Essay: Can Russian Federation Become a Stable Democracy?

More than 20 years have passed since the end of the Cold War. Democracy is growing in many individual countries. Yet it remains to be seen if it can in fact manage to take root inside the Russian Federation. The negative stability of the Cold War era has given way to an increased number of regional conflicts, some old, some new. A number of them have become real terrorism threats for the rest of the world. Crime, the drug trade and weapons of mass destruction have spread. Social ills such as poverty, unemployment, and increasing ethnic and religious tensions are escalating.

The international community has not yet developed a unified coping strategy to handle these myriad problems, preferring to react to a given situation rather than seek proactive solutions and presenting a unified front. The result of this lack of joint policy speaks to the instability of the situation. Experts, some of them anyway, feel that the correct way to a stable and democratic world order must be grounded in dialog and communication if it is to succeed. Led by the UN General Assembly, that dialog has begun and show promise.

Attempts by nations to deal with threats unilaterally rather than in a multilateral fashion are useless and doomed to failure. A classic and recent example is the Bush Administration’s illogical military launch against Iraq. The US was forced to back down and broaden its international coalition in order to right the ship, so to speak and work toward the downturn in the war as implemented by President Barack Obama. The UN continues to work with the United States to stabilize Iraq and enable an American pull out in the next couple of years.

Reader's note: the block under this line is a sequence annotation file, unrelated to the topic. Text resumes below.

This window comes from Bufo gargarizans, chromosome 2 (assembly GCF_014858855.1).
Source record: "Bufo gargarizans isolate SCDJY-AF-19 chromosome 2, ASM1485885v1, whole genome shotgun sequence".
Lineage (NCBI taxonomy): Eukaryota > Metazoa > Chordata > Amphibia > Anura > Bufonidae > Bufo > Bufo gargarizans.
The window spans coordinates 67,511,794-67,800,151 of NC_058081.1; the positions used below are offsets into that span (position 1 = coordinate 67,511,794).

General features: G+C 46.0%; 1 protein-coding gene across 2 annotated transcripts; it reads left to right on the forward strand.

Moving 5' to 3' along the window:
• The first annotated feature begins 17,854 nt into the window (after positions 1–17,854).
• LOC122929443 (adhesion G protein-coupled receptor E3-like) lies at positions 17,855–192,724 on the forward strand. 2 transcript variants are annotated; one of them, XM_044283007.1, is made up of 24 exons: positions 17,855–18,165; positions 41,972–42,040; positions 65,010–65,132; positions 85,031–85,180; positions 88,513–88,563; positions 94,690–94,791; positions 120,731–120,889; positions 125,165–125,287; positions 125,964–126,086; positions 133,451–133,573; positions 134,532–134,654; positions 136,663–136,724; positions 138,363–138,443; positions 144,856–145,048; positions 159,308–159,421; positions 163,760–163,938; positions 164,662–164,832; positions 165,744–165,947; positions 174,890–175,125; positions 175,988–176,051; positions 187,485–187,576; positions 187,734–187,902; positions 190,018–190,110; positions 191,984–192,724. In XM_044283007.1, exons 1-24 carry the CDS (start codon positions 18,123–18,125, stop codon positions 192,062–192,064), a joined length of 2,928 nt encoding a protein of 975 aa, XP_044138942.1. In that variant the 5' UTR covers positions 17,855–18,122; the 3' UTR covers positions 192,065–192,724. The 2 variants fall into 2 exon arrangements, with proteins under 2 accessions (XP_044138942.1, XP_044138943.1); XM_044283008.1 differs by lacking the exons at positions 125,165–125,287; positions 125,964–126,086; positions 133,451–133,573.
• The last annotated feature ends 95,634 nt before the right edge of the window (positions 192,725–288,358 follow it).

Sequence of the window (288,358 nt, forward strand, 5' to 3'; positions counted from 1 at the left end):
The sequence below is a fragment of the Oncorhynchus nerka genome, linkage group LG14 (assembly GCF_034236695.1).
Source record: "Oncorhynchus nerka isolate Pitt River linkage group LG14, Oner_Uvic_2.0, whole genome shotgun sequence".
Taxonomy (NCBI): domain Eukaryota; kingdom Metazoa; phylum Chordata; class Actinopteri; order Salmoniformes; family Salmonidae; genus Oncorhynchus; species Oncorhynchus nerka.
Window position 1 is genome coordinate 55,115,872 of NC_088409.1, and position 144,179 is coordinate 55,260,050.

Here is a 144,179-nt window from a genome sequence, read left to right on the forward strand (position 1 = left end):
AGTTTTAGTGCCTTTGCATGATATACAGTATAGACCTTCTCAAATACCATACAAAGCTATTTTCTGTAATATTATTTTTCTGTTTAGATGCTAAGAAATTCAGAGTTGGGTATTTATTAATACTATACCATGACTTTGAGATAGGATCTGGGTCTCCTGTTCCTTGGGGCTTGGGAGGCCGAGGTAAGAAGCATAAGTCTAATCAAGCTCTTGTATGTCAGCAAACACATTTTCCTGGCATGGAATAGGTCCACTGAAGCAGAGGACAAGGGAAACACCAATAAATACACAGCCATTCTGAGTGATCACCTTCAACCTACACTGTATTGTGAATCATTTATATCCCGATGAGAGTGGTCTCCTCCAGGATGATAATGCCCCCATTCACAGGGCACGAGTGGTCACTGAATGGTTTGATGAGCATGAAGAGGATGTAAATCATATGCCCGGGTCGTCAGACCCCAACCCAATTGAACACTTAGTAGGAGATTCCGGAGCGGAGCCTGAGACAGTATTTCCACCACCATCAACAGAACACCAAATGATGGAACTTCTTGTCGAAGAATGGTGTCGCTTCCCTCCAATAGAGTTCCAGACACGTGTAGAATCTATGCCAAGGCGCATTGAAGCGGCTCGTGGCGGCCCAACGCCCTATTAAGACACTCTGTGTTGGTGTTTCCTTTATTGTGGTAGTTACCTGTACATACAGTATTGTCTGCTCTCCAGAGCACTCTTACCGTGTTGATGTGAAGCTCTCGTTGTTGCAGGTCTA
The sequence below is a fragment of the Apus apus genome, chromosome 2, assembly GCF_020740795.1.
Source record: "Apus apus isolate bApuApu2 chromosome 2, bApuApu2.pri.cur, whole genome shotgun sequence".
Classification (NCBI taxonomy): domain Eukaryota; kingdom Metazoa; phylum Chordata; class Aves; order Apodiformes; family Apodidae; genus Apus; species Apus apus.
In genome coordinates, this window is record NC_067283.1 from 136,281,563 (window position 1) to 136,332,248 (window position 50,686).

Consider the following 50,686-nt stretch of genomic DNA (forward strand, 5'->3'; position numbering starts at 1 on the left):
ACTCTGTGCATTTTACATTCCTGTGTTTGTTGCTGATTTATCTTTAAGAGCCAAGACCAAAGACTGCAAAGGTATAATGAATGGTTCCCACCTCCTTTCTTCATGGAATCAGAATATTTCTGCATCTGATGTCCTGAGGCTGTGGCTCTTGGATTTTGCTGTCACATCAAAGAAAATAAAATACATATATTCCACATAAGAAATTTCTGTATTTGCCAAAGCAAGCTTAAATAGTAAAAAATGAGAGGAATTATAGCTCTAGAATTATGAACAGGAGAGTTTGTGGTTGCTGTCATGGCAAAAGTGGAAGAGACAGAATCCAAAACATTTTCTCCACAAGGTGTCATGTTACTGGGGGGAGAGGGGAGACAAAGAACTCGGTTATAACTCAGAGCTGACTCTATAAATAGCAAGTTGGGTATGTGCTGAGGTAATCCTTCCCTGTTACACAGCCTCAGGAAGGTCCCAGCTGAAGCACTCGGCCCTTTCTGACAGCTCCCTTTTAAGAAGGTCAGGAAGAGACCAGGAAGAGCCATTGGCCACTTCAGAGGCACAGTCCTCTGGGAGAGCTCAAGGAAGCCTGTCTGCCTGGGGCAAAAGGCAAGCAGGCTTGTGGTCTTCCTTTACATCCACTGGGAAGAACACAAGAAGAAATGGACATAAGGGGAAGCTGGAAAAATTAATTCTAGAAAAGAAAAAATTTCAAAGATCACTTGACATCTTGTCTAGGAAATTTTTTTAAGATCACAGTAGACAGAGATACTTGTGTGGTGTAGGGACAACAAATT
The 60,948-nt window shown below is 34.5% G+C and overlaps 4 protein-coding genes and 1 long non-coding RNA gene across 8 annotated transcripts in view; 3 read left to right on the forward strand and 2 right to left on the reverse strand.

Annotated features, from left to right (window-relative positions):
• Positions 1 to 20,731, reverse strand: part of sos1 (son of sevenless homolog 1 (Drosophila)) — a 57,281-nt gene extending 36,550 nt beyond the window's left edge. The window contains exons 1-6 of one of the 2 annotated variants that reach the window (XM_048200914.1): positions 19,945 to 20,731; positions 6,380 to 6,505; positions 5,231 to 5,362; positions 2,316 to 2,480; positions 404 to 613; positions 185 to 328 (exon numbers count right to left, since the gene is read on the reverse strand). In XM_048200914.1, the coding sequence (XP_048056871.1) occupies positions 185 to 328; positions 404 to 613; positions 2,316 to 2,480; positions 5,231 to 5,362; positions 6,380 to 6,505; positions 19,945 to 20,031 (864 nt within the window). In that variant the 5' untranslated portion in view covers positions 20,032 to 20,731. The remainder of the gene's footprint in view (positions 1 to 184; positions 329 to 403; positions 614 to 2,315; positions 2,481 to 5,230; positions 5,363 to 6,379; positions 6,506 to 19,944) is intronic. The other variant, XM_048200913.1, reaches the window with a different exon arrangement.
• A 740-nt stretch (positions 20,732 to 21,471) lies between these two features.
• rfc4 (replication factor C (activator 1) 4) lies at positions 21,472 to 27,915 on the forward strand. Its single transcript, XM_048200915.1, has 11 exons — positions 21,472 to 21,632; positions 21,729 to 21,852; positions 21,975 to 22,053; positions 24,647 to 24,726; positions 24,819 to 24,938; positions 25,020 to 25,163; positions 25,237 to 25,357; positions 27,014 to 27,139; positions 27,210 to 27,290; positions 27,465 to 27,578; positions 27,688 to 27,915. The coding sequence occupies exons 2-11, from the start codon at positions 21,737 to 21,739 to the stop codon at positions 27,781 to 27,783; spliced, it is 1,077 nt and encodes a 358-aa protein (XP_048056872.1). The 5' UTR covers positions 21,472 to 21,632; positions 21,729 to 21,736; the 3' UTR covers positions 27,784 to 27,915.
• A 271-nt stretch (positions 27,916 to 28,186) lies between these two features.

Russia has indicated that it believes the new world order must be predicated on collective mechanisms for handling global problems.

Russian leaders have said this new system must contain as many tools as possible to guarantee world stability. It has signed onto the idea that broader accord and interaction must take place across the globe and must include, G-8, the European Union, China, Japan, India, Africa, Latin America, Southeast Asia, and the Middle East.

Russia is behind a move to keep the UN Security Council from rubber stamping the use of force in any governmental difference of opinion. Officials argue that each situation must be looked at individually with a preference for preventive interference rather than preemptive strike tendencies as espoused by the Bush Administration’s failed policies and false accusations leading to the conflict in Iraq. The dissolution of the Cold War bloc has led to positive changes for the Russian Federation which continues to build and improve upon its ties to the international community.

History teaches us that democracy cannot be imposed from the outside, as witnessed by American NeoCon attempts in the Middle East. Removing a leader by force only works to destabilize a country to the detriment of the people. Democratic institutions must be created from within with the help of the international community.